A 650 with new tires is very nimble. I just changed the rear tire on mine, it had worn pretty flat at least 2" across the middle. I was delighted with the new tire on the back, and how easy the bike weaves on the road now (when I want it to).
But if you feel like something has changed since you got it... How many miles are on the bike? A 2008 isn't that old, I would not suspect the front forks to be leaking yet, but if you are getting oil on the fork tube I don't know what else that could be?
I would raise up the front wheel on blocks or a MC jack, check your front wheel bearings for play, and the steering head as well. If you have a torque wrench check the front and rear axle bolts (43 ft-lbs front, 67 ft-lbs rear). If you don't have a torque wrench beg borrow or steal one from Harbor Freight before you wrench on any important bolts on the bike.
If the front is tight and the wheel spins ok without the brake dragging, then block up the rear wheel, check the wheel bearings for play, and check the swing arm for play. Be careful checking the swing arm, because the shock will be extended fully, and you don't want to pull the bike sideways off the blocks or jack.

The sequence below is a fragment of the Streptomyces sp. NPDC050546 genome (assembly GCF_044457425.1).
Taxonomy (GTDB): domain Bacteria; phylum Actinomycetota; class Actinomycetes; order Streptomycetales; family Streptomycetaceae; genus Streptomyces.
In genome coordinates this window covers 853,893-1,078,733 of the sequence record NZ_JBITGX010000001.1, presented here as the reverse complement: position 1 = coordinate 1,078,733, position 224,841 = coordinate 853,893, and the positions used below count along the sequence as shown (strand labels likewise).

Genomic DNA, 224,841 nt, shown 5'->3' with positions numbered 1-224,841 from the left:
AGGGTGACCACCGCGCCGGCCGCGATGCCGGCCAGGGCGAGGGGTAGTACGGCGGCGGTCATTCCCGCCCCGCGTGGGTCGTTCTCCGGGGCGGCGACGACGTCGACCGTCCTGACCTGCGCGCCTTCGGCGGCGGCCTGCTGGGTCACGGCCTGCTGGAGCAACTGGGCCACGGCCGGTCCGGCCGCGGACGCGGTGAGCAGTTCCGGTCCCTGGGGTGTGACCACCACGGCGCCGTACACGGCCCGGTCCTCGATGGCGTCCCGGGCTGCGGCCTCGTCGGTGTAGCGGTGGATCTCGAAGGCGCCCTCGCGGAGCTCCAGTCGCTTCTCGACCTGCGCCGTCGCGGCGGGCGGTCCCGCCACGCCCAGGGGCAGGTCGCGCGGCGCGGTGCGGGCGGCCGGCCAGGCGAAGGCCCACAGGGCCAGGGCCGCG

The only other thing I can think of, stand in front of the bike facing the handlebars, and hold the front tire between you knees, and pull on the grips to make sure there is nothing loose in the handlebars or triple tree. Don't go nuts trying to twist the handlebars off the bike - you are just looking for slop or free play.
Ok.. thought of one other thing: the engine on this bike spins in the opposite direction of the front tire - so the gyro action of the engine flywheel cancels out the gyro effect of the front tire. If you are riding the bike and reving the engine rpms up, that will make the bike feel more nimble - for example: if you are riding at 55 mph in 4th gear, you are spinning the motor faster than you need to, and you can feel the difference. Shift up into 5th gear at 45mph and see if the bike feels more stable.